Exactly which colors to use is up to you. The rules below apply to color placement and harmony. These are basic principles—rules that may be bent or broken after you’ve taken them to heart. Of course, there’s no substitute for artistic instinct or years of practice. The first guideline, perhaps, is to keep it simple, especially if you are a novice.
Most unsuccessful polychrome schemes fail because the colors used are too bright, and the contrast between adjacent colors is too great. One way to avoid too-bright colors is to stick to a pre-selected historical paint line. Their colors generally are grayed enough to create a restful effect, and they go together.
1. Use breaks between colors to enhance and highlight architectural components. This doesn’t mean merely making them stand out or look pretty, but rather using color to clarify the role and relationship among architectural elements.
2. Remember that intensity appears greater when seen on a large surface (as compared to a small color chip or card). Similarly, the apparent contrast between two colors is greater when viewed on a large scale—on the building vs. on paint chips.
3. Avoid violent contrasts. Stark contrasts render one portion glaringly prominent and detract from architectural unity.
4. Avoid excessive highlighting of small architectural elements, incising, etc. You run the risk of getting a choppy polka-dot effect, rather than a harmonious architectural whole.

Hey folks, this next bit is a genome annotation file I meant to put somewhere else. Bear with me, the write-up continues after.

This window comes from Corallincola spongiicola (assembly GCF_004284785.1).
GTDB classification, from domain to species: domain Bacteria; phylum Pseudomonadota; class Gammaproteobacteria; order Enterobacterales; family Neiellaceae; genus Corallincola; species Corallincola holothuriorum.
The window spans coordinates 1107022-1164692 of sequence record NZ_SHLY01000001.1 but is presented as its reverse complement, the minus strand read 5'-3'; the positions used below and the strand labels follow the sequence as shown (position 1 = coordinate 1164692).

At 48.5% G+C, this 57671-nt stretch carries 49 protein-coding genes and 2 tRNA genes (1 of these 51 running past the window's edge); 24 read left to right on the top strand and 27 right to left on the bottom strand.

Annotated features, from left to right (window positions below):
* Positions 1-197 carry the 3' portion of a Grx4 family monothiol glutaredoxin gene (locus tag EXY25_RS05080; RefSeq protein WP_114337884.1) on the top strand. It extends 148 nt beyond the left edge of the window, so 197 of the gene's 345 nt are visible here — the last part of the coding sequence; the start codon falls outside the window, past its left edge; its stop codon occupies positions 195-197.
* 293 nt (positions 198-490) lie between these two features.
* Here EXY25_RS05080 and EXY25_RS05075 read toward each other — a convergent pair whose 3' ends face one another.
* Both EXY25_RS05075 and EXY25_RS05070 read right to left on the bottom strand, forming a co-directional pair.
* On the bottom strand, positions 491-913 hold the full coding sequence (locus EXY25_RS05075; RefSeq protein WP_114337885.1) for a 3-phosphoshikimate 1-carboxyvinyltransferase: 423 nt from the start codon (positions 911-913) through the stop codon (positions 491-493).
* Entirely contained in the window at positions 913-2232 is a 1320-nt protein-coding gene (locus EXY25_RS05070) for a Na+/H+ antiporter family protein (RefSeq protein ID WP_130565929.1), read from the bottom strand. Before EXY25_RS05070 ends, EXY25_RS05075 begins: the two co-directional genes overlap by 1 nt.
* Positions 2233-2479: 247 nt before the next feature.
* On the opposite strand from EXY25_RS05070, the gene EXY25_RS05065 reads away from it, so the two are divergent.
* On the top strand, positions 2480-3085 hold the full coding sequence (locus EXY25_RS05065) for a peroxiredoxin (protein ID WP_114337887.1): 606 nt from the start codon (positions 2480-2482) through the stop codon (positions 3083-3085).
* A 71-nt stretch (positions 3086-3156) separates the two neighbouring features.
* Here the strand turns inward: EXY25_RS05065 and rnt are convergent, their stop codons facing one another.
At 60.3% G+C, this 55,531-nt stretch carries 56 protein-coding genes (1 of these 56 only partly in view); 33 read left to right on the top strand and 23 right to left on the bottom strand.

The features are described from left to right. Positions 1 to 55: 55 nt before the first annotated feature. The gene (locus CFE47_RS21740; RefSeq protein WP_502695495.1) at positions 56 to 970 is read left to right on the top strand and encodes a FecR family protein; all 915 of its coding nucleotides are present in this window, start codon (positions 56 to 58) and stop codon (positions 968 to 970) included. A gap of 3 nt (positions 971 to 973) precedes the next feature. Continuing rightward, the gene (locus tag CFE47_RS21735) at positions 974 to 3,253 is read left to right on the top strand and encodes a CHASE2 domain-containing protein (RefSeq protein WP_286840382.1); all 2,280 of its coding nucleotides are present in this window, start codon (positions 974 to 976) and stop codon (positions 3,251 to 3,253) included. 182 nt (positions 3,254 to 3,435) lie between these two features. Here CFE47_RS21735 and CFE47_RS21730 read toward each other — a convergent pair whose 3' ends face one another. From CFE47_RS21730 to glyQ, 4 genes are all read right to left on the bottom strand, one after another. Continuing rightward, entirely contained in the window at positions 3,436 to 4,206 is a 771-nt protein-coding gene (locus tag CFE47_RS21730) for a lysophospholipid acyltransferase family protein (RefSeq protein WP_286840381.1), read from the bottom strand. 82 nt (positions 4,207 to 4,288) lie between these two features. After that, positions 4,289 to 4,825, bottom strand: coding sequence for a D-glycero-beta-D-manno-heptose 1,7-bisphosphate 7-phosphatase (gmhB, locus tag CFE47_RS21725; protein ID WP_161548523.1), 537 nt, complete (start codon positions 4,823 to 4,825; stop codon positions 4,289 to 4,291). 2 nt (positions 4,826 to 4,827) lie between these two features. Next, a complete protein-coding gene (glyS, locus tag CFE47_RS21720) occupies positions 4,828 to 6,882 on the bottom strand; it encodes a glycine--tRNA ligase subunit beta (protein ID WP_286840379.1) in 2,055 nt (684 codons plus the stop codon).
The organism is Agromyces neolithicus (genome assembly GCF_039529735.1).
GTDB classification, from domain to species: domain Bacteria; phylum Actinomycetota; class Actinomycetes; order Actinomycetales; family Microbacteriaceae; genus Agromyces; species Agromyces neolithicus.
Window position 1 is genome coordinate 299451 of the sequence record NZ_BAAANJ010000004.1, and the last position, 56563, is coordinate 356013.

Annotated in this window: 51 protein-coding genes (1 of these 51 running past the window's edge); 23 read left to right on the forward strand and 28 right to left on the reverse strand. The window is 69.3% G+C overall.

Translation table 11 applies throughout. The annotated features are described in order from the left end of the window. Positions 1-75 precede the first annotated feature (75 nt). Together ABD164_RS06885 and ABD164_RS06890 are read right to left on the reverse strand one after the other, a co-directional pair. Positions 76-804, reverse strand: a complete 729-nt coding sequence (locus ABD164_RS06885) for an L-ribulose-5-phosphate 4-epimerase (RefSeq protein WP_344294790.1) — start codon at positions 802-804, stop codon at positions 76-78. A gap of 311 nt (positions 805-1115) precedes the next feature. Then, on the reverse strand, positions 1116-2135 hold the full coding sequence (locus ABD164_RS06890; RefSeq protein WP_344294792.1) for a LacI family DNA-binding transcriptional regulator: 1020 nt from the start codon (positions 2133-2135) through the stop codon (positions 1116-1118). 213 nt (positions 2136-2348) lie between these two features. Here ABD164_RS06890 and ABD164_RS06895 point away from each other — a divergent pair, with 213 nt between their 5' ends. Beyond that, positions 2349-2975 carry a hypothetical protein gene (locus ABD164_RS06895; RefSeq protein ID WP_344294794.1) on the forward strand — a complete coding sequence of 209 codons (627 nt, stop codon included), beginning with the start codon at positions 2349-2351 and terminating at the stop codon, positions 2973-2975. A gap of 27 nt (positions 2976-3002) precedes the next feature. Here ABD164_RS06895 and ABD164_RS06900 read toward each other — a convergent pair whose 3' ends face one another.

5. Use a transition color to buffer high contrast. For example, if you want to use burgundy moldings with pale putty walls, know that the two colors will present too high a contrast. A solution: transition bands or accents of warm gray and dusty rose between the putty and burgundy.
6. Don’t feel you must break color right at the edge of a molding or change in plane. Sometimes bringing an adjacent color up over the first plane in a molding will knit the parts together, avoiding a static appearance.
7. Do make any changes of color at changes in plane. Changes in color or value suggest shadow, which occurs naturally at plane breaks.
8. Use a bright or strongly contrasting accent color effectively in small amounts: for example, as a stripe or as an accent color on a chamfered edge.
9. In general, paint projecting elements in lighter colors and recessed elements in darker colors (or shades). That way you’re working with the effect of natural light and shadow, not against it.
10. In general, use darker colors at the bottom and lighter colors at at the top of an architectural element. This arrangement is grounding and avoids a top-heavy appearance. That said, dark over light (as when the second story or top gable of a Queen Anne house is painted darker than the first floor) is an effective way to lower apparent height and bring scale to a building.
11. Try mixing a little of Paint 1 into Paint 2, or vice-versa, if you find that two colors are not harmonizing. This trick often helps two colors relate to each other.
12. Paint large-scale samples of chosen colors in place. Buy quarts. Paint a section at least 4′ square where your body, trim, and accent colors come together (say, clapboards/corner board/shutter). If you are not satisfied with your sample, it’s not back to square one. You’ll know, looking at the colors in place, what the problem is: red is too strong, too much contrast, or what have you.